Published September 21, 2011, in MSUM’s, The Advocate
Paranormality has lost its bite. What was once mysterious and odd has become the norm. With authors and Hollywood romanticizing all things vampiric, it’s no wonder strong opinions for both sides of the spectrum have been formed and debated.
Young adults can be seen wearing shirts showcasing the phrases “Bite me,” “Love sucks” and “Screw being a princess. I want to be a vampire!” The list of punny vampire references goes on.
Barnes & Noble, the major book-selling franchise, even has a section dedicated to “Teen Paranormal Romance” novels. Books such as “Beautiful Darkness” and “Unnatural,” along with many others fill almost an entire aisle. These thrilling romance novels, most notably The Twilight Saga, seem to be dominant literature of today.
Many say this craze has gone past the point of ridiculousness, but Skyler DeGrote, a sophomore at MSUM studying mass communications with an emphasis in advertising, thinks of it as a positive. Her recently published book, “Soul,” deals with witches and the devil himself.
Though her 188-page novel deals with paranormal material, she said that, “most people would say it’s like ‘Twilight,’ but it’s not at all like ‘Twilight.’”
In “Soul,” every generation triplet sisters are reborn and must not allow the devil to escape hell. The first generation of triplet sisters placed a spell on him, confining him to his fiery domain, but he was able to find a crack in the curse’s stronghold.
Fast forward to modern day suburbia. The 13th generation of triplet sisters is now in existence and must either find a way to place the devil back in hell or to destroy him completely, once and for all.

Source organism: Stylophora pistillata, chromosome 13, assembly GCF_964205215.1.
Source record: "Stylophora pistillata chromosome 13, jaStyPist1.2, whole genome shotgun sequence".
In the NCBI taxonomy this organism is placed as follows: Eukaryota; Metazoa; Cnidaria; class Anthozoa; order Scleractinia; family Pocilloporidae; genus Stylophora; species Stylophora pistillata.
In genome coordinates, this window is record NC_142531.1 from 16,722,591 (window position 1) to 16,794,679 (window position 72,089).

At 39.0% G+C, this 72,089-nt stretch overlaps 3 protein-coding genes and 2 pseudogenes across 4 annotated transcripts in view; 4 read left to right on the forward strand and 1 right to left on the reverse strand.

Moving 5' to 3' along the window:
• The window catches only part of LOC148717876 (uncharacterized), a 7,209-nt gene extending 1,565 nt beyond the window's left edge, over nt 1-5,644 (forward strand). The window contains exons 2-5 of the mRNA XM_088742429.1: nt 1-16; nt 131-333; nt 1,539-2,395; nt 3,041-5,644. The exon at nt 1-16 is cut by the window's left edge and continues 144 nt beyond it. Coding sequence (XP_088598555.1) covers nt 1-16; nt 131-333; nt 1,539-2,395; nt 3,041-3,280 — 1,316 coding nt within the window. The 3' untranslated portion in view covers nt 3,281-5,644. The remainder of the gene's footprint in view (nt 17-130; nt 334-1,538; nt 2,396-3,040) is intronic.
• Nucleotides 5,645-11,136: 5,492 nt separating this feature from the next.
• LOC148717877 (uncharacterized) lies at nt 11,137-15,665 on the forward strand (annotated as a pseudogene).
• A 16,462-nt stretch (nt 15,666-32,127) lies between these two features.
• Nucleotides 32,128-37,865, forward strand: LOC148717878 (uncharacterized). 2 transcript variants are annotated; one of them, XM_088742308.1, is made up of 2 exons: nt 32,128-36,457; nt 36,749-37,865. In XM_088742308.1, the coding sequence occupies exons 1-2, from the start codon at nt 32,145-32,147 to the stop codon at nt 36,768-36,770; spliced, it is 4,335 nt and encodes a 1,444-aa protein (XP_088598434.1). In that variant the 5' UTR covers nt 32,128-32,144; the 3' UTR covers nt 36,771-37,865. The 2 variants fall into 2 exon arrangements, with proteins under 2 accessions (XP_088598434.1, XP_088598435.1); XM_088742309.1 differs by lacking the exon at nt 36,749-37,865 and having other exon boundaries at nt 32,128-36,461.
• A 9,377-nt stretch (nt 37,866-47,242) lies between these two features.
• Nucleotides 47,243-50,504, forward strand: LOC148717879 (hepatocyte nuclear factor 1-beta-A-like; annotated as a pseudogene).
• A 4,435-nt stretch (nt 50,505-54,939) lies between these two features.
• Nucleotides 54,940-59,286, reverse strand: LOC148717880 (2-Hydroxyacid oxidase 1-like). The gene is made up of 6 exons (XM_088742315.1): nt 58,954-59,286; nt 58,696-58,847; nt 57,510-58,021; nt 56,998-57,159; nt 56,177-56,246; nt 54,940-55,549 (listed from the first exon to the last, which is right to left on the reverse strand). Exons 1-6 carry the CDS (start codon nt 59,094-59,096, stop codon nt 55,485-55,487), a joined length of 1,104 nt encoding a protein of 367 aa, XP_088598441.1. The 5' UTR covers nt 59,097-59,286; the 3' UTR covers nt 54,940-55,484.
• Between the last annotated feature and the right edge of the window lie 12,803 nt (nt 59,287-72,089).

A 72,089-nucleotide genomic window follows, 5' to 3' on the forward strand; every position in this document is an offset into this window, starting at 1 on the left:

The first installment of The Soul Collection has a few tinges of romantic tension, but the novel is mainly about the journey these three girls must face.
DeGrote’s own journey, to write and publish her first book took time, research and a lot of perseverance.
“When I was little, I was told that I could not succeed, and it kind of just drove me to prove myself to the world and to myself that I could do whatever I put my mind to,” DeGrote said.
It took her two years of research to find the most efficient way to get her book published. Her mother, who also serves as her editor, found that Amazon.com was the most affordable option. However, the process became grueling.
After a month of sending corrected copy after corrected copy back to Amazon, the formatting was finally perfected and ready to be sold. “Soul” was published last May, and DeGrote is hopeful that the second novel of the trilogy will be published this December, just in time for the holidays.
Her best advice to readers is to keep an open mind.
“If you find a good book, sit down and read it. Don’t listen to what other people say about the genre or anything ‘cause if they say the genre is overrated, then you won’t be as excited to read the book even though it’s most likely a really good book,” DeGrote said.
Her passion for encouraging others to pick up the pen and persevere goes beyond the paranormal genre of her writing. So, whether vampires continue to rake in revenue or not, her positive message will continue to convey inspiration to friends and readers alike.
“Honestly, anyone could write a book if they just sat down and stopped thinking that they couldn’t. When I was little, I was told I wasn’t a good writer, I couldn’t do this. This wasn’t a thing that I should go into. But I always liked writing short stories,” DeGrote said. “You have to surround yourself with people who believe that you can do whatever you put your mind to, and then you have to believe it yourself. Then you can do anything.”
To order a copy of “Soul” by Skyler DeGrote, find her book on Amazon.com for a paperback copy or e-book for Kindle.
BY MEGHAN FEIR